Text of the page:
Buying a new home should be an exciting time for you. What you do not want are some bad surprises that sometimes go along with the home buying process.
It is not funny when you find out that the house you just bought has squirrels living in the attic or the house has a leaky roof that has been leaking for a long time, or that water is spraying on the wall behind the tiles in the bathroom and as soon as you lean against it first time, the whole wall collapses. Or what if your new home is located in a bad neighborhood where drive-by shootings are a part of your Saturday night entertainment?
How about a different kind of surprise? You go to the closing and the contract you signed has some fees attached that you missed reading because it was buried in the fine print and you are responsible for several hundred dollars that you were not expecting to have to pay.
What about moving into your new home only to find out there are no appliances because you didn't read that the former owners were taking the stove and refrigerator with them? Or finding out that the storage shed in the back you thought you were getting is now gone? Or discovering that all the ceiling fans were removed?
These are the kind of surprises that new home buyers do not want. There are ways to avoid surprises like these.
First, learn about the neighborhood before you agree to buy a home. A quick Google search will take you to the chamber of commerce site which will tell you all the good things about an area. The chamber of commerce wants to sell the city, remember. Find the local newspaper and read it. Most newspapers in the US have online versions, so reading the newspaper several days in a row may give you an idea about an area of town, particularly if it is a bad area of town.
Detailed statistics on any town can be found at www.city-data.com. This site covers every major city in the US. For weather information, go to www.weatherbase.com. Additional information can be gotten from the chamber of commerce or from a local Realtor. Write down your list of questions before you call so you will not forget to ask something that is important to you. Ask about libraries, jobs, crime, shopping and restaurants, schools, parks, or anything else that interests you. When asking about neighborhoods, a Realtor or a city official may be reluctant to tell you if an area is bad. Ask some questions and then read between the lines when they answer: Where are there a great number of rentals? Where is the oldest section of town? Has it been restored? Is there a college or university in the area?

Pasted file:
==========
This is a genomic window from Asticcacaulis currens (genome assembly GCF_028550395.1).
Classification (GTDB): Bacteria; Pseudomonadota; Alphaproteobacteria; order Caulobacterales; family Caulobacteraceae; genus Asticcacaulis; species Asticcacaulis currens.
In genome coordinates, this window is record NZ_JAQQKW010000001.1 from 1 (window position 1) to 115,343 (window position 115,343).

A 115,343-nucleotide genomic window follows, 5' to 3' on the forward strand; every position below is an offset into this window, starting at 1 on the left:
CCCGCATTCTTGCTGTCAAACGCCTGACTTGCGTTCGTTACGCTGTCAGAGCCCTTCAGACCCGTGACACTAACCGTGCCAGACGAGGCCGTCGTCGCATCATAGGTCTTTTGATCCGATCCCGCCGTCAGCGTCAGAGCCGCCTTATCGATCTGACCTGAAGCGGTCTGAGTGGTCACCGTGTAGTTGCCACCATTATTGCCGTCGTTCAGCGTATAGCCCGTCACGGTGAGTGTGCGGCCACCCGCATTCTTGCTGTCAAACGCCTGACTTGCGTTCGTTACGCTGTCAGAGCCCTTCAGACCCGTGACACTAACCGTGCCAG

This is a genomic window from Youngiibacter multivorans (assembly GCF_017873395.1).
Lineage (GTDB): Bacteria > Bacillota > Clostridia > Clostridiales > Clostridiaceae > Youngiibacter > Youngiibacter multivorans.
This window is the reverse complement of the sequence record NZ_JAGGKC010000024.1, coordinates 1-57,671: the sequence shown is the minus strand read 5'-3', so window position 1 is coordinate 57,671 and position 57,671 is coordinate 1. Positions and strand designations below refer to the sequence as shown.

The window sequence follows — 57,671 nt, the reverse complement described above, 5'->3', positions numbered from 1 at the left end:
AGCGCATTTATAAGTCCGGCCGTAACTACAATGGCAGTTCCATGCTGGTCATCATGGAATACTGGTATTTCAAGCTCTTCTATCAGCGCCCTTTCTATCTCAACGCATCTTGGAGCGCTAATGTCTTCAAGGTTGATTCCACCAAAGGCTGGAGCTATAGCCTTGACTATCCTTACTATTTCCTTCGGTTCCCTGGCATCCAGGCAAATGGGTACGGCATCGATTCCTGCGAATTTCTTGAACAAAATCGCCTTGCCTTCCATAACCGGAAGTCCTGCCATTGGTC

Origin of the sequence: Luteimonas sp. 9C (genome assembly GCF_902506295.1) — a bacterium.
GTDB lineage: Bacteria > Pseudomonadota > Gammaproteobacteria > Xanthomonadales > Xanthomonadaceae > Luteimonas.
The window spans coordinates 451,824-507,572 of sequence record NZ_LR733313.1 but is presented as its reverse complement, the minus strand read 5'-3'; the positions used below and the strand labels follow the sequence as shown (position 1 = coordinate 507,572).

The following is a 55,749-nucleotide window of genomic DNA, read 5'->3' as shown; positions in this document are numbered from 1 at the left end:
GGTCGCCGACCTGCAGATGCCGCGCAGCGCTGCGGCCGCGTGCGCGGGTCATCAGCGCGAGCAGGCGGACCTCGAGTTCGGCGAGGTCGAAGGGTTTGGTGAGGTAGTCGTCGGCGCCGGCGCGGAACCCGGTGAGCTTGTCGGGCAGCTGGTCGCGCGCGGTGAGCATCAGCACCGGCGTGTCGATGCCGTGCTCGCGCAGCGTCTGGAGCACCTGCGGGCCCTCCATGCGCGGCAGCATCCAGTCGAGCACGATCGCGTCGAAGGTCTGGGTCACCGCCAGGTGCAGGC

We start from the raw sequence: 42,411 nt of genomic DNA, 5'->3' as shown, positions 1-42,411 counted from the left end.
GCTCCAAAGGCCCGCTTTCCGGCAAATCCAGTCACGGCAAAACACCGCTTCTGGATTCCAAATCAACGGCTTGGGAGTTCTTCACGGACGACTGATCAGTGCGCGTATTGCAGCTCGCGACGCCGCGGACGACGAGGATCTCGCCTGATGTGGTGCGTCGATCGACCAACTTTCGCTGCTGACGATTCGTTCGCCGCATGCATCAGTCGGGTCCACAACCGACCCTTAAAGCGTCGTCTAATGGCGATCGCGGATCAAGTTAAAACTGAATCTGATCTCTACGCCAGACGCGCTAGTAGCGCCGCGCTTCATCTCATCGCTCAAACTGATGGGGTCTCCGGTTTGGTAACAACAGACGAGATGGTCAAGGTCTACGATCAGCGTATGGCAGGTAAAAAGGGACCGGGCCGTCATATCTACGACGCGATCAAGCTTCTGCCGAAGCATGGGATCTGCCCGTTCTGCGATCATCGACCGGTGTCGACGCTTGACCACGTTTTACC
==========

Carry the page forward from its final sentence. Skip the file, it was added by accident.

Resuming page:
If you are able to visit a town before buying, drive around to find an area you may like. If you see someone outside in that neighborhood, stop and talk to them for a few minutes. Go to a local tavern or bar and talk to the people in there. You can get a lot of insight into an area this way. Just remember that people sometimes exaggerate, but you can still get a feel for an area.
It is a good idea get a home inspector's check list and take it with you while viewing a home. Use it as your guide to things to look for when viewing a home. You can pass any information you may find onto the property inspector.
Once you are fairly certain you want to buy a home, walk around the block and see if there is anyone outside that you can talk to. They will tell you about noisy neighbors, recent crime and other interesting information.
The most important thing many potential home buyers is to always have a lawyer look over the contract before you buy a home. This cannot be stressed enough. Always have a lawyer look over your contract before you sign. They can explain the contract to you, using simple terms that you can understand and you will avoid many legal surprises that way. You will know if the former owners plan to take the refrigerator, ceiling fans and the storage shed out back. Also you will know about any hidden fees or at the very least, you will know exactly what you have to pay at closing.